AI can even pick up that a large number of people in a city are complaining of flu-like symptoms on social media and use this analysis to predict an imminent large-scale outbreak, giving local authorities and healthcare systems more time to react.

When it comes to transportation, AI is making it possible to predict and manage transportation capacity at a highly granular level, while virtually eliminating manual work and best-guess decisions.

 

Overcoming the challenges to AI adoption

The promise of AI in streamlining the pharma supply chain and delivering the next generation of medicines is clear.

However, as is the case with most new technologies, outdated IT infrastructure and skill sets are limiting its uptake on the ground.

Over the coming years, money and resources need to be ring-fenced for updating legacy IT infrastructure, digital skills training and the on-boarding of specialist data scientists to make sure any AI solutions are being leveraged to the max.

Unfortunately, throwing money at IT doesn’t automatically equate to success. A long-term perspective with the flexibility to adapt is crucial because re-designing and implementing changes can be a lengthy process.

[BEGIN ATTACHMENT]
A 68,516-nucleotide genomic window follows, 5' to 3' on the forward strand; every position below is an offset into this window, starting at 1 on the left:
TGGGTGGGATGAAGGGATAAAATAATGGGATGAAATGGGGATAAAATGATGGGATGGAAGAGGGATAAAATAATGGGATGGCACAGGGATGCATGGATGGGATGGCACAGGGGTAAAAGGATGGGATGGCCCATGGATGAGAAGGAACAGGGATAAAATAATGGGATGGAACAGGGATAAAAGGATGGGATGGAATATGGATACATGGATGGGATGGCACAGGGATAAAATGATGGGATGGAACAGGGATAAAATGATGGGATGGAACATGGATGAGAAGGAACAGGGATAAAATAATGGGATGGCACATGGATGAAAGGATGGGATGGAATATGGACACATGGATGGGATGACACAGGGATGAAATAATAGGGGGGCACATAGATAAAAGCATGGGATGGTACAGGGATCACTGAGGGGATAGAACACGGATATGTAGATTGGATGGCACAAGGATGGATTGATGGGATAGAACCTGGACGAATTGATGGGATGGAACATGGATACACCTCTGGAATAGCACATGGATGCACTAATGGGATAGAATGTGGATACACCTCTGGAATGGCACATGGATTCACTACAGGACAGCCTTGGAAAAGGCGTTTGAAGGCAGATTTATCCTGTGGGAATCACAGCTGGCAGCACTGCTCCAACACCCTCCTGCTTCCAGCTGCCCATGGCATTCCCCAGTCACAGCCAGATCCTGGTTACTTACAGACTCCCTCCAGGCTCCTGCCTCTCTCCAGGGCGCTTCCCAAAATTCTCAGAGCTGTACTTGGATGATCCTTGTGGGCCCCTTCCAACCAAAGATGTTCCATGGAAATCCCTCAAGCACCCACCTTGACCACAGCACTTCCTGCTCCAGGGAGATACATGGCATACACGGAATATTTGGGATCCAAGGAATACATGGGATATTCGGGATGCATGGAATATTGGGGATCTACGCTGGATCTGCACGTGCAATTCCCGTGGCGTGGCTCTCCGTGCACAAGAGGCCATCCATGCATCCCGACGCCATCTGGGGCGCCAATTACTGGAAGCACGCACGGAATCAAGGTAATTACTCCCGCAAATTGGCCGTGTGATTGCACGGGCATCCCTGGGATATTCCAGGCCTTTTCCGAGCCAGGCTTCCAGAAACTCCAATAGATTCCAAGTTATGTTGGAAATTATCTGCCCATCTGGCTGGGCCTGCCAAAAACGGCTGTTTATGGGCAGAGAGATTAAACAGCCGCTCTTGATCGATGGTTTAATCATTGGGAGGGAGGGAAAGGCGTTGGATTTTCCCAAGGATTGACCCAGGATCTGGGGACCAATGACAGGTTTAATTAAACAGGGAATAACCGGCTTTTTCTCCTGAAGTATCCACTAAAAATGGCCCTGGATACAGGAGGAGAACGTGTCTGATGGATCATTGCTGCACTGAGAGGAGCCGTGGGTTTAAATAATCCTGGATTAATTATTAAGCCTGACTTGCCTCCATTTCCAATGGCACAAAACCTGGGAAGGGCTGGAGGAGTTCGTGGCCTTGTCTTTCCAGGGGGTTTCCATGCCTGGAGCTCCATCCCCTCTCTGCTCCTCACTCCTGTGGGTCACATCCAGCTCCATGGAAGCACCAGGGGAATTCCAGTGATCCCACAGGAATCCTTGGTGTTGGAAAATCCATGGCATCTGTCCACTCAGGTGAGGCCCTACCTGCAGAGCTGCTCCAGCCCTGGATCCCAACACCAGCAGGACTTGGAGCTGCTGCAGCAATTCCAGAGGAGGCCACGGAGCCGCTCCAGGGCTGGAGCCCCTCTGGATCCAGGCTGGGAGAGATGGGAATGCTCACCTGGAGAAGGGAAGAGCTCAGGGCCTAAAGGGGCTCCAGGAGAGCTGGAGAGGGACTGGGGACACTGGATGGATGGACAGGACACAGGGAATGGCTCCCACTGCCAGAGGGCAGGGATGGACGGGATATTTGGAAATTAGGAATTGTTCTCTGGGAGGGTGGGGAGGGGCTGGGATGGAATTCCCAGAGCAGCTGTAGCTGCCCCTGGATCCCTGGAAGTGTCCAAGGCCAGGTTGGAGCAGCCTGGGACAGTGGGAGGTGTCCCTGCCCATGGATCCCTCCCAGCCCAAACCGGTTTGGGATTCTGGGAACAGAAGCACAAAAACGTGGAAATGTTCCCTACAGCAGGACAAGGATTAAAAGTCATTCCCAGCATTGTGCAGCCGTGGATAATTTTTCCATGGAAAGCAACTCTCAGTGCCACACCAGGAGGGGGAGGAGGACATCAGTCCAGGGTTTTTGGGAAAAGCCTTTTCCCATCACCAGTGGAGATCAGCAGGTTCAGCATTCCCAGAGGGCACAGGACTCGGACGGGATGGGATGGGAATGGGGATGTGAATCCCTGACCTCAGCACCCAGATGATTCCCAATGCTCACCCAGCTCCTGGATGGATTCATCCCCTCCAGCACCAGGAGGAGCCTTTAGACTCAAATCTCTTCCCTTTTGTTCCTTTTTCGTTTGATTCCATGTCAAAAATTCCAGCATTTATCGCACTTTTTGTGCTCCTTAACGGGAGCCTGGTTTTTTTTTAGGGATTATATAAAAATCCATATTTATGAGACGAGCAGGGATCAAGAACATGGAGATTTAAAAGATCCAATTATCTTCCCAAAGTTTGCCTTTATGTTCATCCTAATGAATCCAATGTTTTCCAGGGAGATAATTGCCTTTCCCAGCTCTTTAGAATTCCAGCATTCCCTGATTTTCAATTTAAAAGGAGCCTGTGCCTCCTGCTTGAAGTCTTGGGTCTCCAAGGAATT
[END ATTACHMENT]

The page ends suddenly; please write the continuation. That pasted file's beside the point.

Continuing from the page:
There is no doubt that AI is the future of operating exponentially more efficient and more intelligent supply chain systems but today, the industry is at a crossroads. And it’s up to us which direction we take.

For too long many in the pharmaceutical industry have relied on supply chain networks which are neither flexible nor cost-effective. A radical overhaul of pharma supply chains is long overdue and if left in their current state, we risk slowing the delivery of innovative new products and increasing poor health outcomes.

Pharma companies need to think about what digital functions they will need to compete in two, five, or even ten years’ time, not just today. Collaborating with biotech and AI start-ups more closely can help keep big pharma ahead, or at least on top, of the curve.

These cost-saving and efficiency gains will simultaneously help the industry fulfil its social responsibilities, including the need to both pioneer more sustainable manufacturing processes and produce more effective and safer medicines the entire world can afford.